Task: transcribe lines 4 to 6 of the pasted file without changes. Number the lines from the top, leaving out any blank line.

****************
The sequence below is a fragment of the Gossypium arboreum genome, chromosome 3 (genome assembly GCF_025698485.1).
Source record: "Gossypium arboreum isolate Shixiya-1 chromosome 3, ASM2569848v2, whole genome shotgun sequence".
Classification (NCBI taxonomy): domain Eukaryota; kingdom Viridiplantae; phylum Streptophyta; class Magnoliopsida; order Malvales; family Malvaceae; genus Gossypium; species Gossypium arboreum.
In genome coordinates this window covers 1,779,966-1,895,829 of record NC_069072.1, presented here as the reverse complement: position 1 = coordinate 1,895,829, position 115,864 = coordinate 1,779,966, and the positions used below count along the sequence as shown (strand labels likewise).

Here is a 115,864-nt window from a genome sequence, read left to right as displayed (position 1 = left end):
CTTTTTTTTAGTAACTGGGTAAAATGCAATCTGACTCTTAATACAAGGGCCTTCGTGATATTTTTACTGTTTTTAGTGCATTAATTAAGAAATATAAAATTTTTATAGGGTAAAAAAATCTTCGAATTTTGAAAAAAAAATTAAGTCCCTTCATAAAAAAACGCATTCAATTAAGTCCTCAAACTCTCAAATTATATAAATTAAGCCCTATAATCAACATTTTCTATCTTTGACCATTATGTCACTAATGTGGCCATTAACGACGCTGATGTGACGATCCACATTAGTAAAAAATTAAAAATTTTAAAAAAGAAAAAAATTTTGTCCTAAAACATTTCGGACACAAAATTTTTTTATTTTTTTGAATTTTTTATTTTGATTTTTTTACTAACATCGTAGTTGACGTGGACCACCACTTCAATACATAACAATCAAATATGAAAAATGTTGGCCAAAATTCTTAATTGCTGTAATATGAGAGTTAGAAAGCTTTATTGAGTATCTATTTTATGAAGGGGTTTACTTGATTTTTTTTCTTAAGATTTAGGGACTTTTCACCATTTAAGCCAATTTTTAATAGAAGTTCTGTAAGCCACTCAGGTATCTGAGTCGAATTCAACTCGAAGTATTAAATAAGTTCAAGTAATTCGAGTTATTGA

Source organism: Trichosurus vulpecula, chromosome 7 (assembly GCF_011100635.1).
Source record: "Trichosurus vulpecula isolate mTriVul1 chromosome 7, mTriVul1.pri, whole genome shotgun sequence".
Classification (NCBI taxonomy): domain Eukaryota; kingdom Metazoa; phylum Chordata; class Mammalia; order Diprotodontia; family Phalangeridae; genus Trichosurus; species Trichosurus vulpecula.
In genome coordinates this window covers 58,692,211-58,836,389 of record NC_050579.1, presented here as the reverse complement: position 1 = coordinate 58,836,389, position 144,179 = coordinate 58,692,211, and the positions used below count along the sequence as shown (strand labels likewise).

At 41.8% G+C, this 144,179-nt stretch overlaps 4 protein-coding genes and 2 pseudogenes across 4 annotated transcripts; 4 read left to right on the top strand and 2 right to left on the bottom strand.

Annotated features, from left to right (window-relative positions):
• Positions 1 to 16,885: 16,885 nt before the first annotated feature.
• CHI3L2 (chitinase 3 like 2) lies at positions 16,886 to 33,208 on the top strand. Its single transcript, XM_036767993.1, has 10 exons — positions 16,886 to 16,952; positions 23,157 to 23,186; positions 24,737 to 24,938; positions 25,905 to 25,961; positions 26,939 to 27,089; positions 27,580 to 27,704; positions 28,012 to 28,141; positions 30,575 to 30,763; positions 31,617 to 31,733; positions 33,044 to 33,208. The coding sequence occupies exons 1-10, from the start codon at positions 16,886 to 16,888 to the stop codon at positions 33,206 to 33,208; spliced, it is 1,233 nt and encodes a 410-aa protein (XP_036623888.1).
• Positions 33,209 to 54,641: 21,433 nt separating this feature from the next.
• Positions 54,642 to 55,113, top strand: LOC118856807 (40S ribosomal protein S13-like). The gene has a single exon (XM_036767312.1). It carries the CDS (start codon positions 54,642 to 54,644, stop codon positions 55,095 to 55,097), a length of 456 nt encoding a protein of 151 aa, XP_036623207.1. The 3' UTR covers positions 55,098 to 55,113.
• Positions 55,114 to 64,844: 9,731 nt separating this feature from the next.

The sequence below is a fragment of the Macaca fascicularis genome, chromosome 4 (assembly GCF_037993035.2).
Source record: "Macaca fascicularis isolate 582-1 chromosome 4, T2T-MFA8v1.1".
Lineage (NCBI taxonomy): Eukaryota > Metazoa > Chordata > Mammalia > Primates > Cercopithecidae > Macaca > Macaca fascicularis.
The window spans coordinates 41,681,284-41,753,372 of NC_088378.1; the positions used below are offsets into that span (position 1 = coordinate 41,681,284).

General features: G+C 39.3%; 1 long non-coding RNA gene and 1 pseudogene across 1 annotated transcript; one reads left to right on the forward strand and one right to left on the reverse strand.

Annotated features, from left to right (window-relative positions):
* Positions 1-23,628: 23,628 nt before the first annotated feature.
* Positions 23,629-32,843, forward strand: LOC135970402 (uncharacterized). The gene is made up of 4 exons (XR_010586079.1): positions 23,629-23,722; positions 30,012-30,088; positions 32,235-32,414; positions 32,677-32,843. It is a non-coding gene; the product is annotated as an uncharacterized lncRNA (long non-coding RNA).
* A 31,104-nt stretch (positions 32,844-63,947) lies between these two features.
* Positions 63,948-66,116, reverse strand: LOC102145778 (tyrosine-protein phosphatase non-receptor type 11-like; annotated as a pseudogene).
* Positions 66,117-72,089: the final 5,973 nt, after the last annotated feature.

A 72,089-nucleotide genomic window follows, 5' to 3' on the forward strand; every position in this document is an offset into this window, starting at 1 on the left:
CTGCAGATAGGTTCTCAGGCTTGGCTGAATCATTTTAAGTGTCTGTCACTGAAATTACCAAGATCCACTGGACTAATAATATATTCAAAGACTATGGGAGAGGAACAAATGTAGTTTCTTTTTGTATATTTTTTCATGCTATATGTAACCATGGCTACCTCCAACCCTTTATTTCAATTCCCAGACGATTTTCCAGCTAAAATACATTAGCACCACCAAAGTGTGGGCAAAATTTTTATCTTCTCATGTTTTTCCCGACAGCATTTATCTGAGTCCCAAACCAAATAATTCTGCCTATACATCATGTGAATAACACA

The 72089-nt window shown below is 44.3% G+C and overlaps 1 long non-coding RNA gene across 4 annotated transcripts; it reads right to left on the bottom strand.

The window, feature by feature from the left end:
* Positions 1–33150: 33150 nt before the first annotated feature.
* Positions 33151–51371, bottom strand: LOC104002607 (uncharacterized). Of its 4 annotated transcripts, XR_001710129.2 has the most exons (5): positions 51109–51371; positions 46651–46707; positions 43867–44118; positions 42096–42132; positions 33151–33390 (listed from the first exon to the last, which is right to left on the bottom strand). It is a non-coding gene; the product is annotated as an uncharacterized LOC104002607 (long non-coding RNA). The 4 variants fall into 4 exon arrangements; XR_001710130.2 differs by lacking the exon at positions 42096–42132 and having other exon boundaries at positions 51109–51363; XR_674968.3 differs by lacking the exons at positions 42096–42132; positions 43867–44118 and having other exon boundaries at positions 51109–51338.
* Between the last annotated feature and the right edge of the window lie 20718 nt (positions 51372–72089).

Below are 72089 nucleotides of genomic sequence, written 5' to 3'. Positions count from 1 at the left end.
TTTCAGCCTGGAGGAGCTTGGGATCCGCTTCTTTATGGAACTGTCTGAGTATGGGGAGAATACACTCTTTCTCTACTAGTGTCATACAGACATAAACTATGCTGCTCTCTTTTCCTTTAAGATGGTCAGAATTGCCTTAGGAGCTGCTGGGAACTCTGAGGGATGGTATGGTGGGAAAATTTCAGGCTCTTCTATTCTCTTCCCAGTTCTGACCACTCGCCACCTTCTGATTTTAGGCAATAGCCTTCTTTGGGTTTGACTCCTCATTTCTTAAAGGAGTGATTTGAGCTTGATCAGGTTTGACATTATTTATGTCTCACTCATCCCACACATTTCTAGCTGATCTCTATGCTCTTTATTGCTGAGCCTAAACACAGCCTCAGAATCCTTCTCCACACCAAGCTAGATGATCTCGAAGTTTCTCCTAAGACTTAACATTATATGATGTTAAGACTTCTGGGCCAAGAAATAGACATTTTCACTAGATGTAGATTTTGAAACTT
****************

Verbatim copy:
In genome coordinates this window covers 1,779,966-1,895,829 of record NC_069072.1, presented here as the reverse complement: position 1 = coordinate 1,895,829, position 115,864 = coordinate 1,779,966, and the positions used below count along the sequence as shown (strand labels likewise).

Here is a 115,864-nt window from a genome sequence, read left to right as displayed (position 1 = left end):
CTTTTTTTTAGTAACTGGGTAAAATGCAATCTGACTCTTAATACAAGGGCCTTCGTGATATTTTTACTGTTTTTAGTGCATTAATTAAGAAATATAAAATTTTTATAGGGTAAAAAAATCTTCGAATTTTGAAAAAAAAATTAAGTCCCTTCATAAAAAAACGCATTCAATTAAGTCCTCAAACTCTCAAATTATATAAATTAAGCCCTATAATCAACATTTTCTATCTTTGACCATTATGTCACTAATGTGGCCATTAACGACGCTGATGTGACGATCCACATTAGTAAAAAATTAAAAATTTTAAAAAAGAAAAAAATTTTGTCCTAAAACATTTCGGACACAAAATTTTTTTATTTTTTTGAATTTTTTATTTTGATTTTTTTACTAACATCGTAGTTGACGTGGACCACCACTTCAATACATAACAATCAAATATGAAAAATGTTGGCCAAAATTCTTAATTGCTGTAATATGAGAGTTAGAAAGCTTTATTGAGTATCTATTTTATGAAGGGGTTTACTTGATTTTTTTTCTTAAGATTTAGGGACTTTTCACCATTTAAGCCAATTTTTAATAGAAGTTCTGTAAGCCACTCAGGTATCTGAGTCGAATTCAACTCGAAGTATTAAATAAGTTCAAGTAATTCGAGTTATTGA